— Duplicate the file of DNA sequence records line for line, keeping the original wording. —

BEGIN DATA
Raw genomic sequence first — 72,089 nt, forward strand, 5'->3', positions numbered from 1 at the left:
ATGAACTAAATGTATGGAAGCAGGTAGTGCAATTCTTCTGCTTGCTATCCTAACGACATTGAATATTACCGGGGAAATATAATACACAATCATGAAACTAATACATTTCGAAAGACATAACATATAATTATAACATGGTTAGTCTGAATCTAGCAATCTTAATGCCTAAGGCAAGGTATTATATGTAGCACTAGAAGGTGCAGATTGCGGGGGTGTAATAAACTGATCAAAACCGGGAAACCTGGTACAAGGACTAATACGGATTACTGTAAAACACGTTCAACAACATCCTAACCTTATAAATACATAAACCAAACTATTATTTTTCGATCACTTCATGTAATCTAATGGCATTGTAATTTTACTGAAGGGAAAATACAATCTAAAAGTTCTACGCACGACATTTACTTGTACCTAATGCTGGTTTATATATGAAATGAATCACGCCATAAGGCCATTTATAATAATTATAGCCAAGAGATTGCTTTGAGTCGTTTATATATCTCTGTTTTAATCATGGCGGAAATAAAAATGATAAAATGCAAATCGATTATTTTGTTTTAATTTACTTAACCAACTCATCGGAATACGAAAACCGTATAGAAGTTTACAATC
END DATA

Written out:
Raw genomic sequence first — 72,089 nt, forward strand, 5'->3', positions numbered from 1 at the left:
ATGAACTAAATGTATGGAAGCAGGTAGTGCAATTCTTCTGCTTGCTATCCTAACGACATTGAATATTACCGGGGAAATATAATACACAATCATGAAACTAATACATTTCGAAAGACATAACATATAATTATAACATGGTTAGTCTGAATCTAGCAATCTTAATGCCTAAGGCAAGGTATTATATGTAGCACTAGAAGGTGCAGATTGCGGGGGTGTAATAAACTGATCAAAACCGGGAAACCTGGTACAAGGACTAATACGGATTACTGTAAAACACGTTCAACAACATCCTAACCTTATAAATACATAAACCAAACTATTATTTTTCGATCACTTCATGTAATCTAATGGCATTGTAATTTTACTGAAGGGAAAATACAATCTAAAAGTTCTACGCACGACATTTACTTGTACCTAATGCTGGTTTATATATGAAATGAATCACGCCATAAGGCCATTTATAATAATTATAGCCAAGAGATTGCTTTGAGTCGTTTATATATCTCTGTTTTAATCATGGCGGAAATAAAAATGATAAAATGCAAATCGATTATTTTGTTTTAATTTACTTAACCAACTCATCGGAATACGAAAACCGTATAGAAGTTTACAATC